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Human Trafficking & Modern-day Slavery

Poverty drives the unsuspecting poor into the hands of traffickers

Published reports & articles from 2000 to 2025                        

Portuguese Republic (Portugal)

Portugal has become a diversified and increasingly service-based economy since joining the European Community in 1986.

GDP per capita stands at roughly two-thirds of the EU-27 average. A poor educational system, in particular, has been an obstacle to greater productivity and growth.  [The World Factbook, U.S.C.I.A. 2009]

Description: Description: Description: Portugal

Portugal is a destination, transit, and a source country for women, men, and children trafficked from Brazil, and to a lesser extent, from Ukraine, Moldova, Russia, Romania, and Africa for the purpose of commercial sexual exploitation and forced labor. The majority of trafficking victims identified in Portugal are Brazilian women trafficked for commercial sexual exploitation. Male victims from Eastern European countries are trafficked for forced labor into the farming and construction industries. According to a 2008 ILO Report, Portuguese men are also trafficked to Western Europe for forced labor. Trafficking victims also transit through Portugal to other European countries. There are an  estimated 50-100 Roma children in Portugal, brought by family networks; some are trafficked for the purpose of forced begging. - U.S. State Dept Trafficking in Persons Report, June, 2009   Check out a later country report here and possibly a full TIP Report here


CAUTION:  The following links have been culled from the web to illuminate the situation in Portugal.  Some of these links may lead to websites that present allegations that are unsubstantiated or even false.  No attempt has been made to validate their authenticity or to verify their content.



If you are looking for material to use in a term-paper, you are advised to scan the postings on this page and others to see which aspects of Human Trafficking are of particular interest to you.  Would you like to write about Forced-Labor?  Debt Bondage? Prostitution? Forced Begging? Child Soldiers? Sale of Organs? etc.  On the other hand, you might choose to include precursors of trafficking such as poverty and hunger. There is a lot to the subject of Trafficking.  Scan other countries as well.  Draw comparisons between activity in adjacent countries and/or regions.  Meanwhile, check out some of the Term-Paper resources that are available on-line.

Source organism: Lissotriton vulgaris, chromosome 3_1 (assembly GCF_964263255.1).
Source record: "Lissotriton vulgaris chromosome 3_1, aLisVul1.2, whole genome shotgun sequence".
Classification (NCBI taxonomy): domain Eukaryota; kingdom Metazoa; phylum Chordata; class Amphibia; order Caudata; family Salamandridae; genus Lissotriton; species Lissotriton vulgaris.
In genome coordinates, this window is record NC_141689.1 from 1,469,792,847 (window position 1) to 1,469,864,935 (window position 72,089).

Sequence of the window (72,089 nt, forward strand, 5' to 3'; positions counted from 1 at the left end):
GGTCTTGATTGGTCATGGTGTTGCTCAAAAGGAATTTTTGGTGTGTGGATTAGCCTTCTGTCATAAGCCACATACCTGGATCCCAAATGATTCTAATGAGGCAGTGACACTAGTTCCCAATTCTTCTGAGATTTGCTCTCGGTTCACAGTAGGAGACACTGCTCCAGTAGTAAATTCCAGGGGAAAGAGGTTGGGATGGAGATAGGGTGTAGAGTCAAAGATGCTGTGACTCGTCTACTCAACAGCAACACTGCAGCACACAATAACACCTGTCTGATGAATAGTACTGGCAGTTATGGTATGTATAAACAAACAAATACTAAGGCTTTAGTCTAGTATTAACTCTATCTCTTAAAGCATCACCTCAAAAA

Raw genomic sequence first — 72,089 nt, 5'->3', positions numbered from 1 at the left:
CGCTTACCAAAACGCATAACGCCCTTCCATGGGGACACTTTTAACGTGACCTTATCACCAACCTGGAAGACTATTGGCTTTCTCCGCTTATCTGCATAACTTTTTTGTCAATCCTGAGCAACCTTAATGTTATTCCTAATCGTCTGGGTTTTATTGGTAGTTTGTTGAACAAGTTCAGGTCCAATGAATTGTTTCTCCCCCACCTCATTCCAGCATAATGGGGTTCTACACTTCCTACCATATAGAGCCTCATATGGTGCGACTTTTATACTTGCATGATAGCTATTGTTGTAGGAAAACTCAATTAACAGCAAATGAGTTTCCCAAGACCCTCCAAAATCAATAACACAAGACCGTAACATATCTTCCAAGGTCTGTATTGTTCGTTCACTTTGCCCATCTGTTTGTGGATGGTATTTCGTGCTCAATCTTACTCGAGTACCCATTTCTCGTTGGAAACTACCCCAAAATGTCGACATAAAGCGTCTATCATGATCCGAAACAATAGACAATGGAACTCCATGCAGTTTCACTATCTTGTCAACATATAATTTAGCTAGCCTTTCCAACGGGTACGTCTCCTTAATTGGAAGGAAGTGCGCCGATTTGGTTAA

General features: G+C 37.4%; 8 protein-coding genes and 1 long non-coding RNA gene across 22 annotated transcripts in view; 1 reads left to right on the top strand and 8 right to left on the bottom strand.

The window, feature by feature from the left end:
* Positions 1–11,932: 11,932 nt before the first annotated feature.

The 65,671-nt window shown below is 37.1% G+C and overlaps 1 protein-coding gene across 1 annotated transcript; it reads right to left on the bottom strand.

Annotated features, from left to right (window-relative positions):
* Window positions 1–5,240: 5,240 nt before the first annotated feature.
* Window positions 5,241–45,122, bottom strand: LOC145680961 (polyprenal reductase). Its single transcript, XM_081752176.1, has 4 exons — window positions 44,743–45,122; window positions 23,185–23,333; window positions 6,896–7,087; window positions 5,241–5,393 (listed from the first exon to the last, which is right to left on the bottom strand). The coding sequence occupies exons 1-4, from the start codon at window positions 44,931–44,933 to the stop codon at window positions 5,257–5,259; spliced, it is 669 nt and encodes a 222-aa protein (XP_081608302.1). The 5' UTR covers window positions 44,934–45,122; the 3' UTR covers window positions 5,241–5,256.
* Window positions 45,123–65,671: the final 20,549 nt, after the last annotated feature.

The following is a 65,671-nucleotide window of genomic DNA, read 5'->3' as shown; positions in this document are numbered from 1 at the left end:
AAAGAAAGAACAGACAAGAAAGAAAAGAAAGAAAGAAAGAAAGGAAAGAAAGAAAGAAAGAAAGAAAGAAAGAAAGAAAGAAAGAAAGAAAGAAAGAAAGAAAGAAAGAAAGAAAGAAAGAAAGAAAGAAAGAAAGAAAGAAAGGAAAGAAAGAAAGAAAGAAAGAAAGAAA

Check out some of the Resources for Teachers attached to this website.

HELP for Victims

International Organization for Migration
2 132 42 9 40
Country code: 351-



PORTUGAL-BRAZIL: Human Trafficking and Marriages - Another Link

Mario de Queiroz, Inter Press Service News Agency IPS, Lisbon, Oct 11, 2006

[accessed 19 December 2010]

[accessed 26 September 2016]

Brazil’s influence in Portugal is not limited to music, television programming, football, cuisine and tropical beach vacations.

Today it is also the main source of victims of human trafficking to Portugal, women who fall into prostitution and sexual exploitation networks, as well as a source of large numbers of women who marry Portuguese men.  Brazil is the favourite country for traffickers who form part of the prostitution networks that have mushroomed in Portugal, which is a springboard to wealthier European Union destinations, according to studies presented at a seminar organised Monday and Tuesday by the governmental Portuguese Youth Institute (IPJ).